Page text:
Mobile Phone Sales Drop For First Time Since 2009
Smartphones have surged to prominence in the the mobile market, which should be obvious to anyone who has seen the sheer number of people bent over their phones, surfing the web and updating their social networks. In 2012, over 712 million smartphone units were sold (Apple and Samsung dominating in this sector with 51.3 percent of total sales according to a Gartner report). Compared the 491 million sold in 2011, this is a 47 percent increase.
In contrast, the mobile market's sales overall dropped 1.7 percent from nearly 1.78 billion units sold in 2011, down to 1.75 billion in 2012 according to Gartner's latest mobile report. This is the first time since 2009 that sales of mobile phones decreased.
Samsung is second only to Apple in the smartphone market. Its massive surge in all sectors very likely a result of its aggressive (and very expensive) research campaigns. Their research and diversity paid off, however. It sits as the number one mobile phone vendor, with a comfortable 23.7 percent of the total market share.
Apple controlled 19.1 percent, or 136.8 million units, of the smartphone market with its iPhones, but their single product line offers fewer options than the numerous models Samsung (30.3 percent of smartphones, or 215.8 million units) has available.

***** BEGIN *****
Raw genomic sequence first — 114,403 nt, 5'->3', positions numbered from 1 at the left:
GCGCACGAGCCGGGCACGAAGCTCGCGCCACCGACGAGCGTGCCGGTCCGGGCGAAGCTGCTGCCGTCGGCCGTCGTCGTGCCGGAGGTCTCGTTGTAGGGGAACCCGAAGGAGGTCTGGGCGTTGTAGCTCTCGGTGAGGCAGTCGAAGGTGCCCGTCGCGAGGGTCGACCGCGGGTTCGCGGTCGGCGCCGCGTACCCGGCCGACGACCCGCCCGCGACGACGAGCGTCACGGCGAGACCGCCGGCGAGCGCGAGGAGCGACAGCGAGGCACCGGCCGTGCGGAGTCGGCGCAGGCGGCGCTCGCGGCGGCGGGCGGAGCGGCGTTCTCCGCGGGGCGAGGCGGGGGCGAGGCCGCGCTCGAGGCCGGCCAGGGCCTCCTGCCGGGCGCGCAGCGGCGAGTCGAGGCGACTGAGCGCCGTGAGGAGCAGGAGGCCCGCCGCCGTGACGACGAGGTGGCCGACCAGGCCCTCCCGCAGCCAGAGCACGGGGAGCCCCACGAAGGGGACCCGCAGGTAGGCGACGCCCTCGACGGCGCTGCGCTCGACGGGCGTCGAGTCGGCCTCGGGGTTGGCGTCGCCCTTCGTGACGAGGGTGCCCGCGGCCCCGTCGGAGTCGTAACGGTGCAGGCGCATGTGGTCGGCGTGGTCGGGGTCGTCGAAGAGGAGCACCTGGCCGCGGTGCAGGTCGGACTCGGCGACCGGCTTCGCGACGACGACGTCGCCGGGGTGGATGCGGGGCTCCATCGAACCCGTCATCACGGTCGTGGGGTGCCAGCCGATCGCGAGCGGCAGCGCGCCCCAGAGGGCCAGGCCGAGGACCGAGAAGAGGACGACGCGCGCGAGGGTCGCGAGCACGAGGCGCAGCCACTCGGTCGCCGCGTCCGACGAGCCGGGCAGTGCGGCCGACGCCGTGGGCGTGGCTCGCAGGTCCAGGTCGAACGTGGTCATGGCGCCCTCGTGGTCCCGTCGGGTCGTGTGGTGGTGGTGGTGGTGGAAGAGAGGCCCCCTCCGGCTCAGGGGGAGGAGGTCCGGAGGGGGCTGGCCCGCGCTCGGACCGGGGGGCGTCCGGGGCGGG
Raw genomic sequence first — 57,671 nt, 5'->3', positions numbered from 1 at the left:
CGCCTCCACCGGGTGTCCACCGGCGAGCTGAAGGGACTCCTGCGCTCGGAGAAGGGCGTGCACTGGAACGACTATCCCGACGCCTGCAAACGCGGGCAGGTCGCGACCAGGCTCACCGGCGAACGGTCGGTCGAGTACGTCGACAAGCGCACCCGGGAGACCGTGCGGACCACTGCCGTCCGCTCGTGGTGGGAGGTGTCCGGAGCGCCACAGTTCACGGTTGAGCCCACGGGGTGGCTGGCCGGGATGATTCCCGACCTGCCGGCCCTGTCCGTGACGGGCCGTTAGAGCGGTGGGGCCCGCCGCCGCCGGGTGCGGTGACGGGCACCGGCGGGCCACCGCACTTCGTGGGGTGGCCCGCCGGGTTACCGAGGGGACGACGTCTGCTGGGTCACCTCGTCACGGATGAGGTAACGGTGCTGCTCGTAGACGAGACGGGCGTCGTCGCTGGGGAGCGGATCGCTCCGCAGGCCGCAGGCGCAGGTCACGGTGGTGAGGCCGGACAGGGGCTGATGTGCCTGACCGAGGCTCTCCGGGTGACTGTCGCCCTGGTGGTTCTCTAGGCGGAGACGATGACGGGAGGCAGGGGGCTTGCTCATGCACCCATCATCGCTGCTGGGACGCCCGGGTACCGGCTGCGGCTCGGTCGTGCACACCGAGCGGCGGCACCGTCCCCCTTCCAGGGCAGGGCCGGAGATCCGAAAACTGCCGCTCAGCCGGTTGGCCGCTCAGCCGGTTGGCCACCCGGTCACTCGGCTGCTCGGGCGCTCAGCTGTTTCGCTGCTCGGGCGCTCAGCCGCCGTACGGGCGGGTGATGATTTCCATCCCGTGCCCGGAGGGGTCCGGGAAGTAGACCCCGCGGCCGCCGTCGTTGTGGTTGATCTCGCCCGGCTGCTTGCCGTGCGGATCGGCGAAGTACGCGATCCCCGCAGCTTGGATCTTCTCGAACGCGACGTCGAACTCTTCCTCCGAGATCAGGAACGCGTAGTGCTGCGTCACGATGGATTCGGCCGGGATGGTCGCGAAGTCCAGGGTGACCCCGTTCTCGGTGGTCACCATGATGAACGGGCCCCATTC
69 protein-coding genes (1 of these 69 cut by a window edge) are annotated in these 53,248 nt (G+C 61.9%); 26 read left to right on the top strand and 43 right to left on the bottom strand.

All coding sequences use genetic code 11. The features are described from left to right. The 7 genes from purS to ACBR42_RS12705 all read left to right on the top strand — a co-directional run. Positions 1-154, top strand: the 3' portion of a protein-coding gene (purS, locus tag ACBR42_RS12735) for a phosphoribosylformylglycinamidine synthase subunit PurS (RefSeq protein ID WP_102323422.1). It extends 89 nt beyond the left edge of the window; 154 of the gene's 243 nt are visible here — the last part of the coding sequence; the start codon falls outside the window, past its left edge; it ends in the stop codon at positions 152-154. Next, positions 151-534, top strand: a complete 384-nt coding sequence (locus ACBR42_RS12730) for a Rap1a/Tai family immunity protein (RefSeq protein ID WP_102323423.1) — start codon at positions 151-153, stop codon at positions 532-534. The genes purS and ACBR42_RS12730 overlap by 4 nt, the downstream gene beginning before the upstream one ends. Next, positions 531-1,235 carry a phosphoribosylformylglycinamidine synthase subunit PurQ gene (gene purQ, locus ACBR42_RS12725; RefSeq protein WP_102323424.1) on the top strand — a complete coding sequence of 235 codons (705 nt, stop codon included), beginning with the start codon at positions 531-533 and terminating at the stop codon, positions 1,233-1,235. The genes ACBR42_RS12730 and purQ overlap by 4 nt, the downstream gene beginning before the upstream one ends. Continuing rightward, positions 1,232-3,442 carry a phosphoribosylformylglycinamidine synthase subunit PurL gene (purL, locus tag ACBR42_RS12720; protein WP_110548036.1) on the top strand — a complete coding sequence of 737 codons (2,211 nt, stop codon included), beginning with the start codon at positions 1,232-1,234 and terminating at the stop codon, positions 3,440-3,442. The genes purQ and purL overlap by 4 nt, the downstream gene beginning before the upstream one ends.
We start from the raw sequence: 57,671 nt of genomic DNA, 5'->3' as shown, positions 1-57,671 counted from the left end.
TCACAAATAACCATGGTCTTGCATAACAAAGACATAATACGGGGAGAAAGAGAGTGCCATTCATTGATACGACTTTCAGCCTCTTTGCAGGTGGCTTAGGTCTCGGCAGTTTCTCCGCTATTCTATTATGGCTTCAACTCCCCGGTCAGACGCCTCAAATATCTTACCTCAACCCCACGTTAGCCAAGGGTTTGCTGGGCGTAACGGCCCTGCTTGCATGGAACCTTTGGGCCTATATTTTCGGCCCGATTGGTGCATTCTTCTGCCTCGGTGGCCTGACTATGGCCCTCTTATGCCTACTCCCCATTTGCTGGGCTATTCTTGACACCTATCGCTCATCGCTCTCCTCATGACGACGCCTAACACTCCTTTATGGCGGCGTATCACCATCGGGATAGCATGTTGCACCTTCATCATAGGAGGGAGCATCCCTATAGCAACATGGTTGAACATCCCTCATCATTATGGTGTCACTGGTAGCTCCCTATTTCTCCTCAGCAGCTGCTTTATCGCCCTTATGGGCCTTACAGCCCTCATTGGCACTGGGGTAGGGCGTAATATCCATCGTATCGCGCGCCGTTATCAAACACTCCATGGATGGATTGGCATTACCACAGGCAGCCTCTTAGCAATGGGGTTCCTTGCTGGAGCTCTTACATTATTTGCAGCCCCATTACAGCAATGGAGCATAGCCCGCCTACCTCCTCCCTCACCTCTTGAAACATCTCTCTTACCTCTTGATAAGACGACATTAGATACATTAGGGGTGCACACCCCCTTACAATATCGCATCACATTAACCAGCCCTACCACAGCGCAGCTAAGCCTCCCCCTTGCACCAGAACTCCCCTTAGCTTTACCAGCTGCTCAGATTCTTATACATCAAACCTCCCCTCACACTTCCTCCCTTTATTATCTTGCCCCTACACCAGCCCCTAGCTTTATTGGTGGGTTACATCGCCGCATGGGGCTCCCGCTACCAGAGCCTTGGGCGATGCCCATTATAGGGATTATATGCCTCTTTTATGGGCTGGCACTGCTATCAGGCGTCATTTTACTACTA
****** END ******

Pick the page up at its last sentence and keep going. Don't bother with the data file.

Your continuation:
Huawei, a Chinese company, took a distant third place in the 4th Quarter with 27.2 million smartphones sold, Gartner reported. This is a 74 percent increase from 2011.
Last April, Samsung unseated Nokia as the top seller of mobile phones, ending a 14-year run by Nokia after it took down Motorola in 1997. Samsung shipped 92 million units in the first quarter, compared to Nokia's 83 million.
Nokia reached its peak in 2007, shipments plummeting by almost 30 percent right after Apple's first iPhone went on sale, CNN reported. Even worse - in April, S&P downgraded NOK debt rating to "junk" after its poor showing.
But compared to the two giants at the top, no company can safely claim the third spot, Anshul Gupta, the principal research analyst at Gartner, said in a statement. "Their direct competitors, including those with comparable products, struggle to achieve the same brand appreciation among consumers, who, in a tough economic environment, go for cheaper products over brand."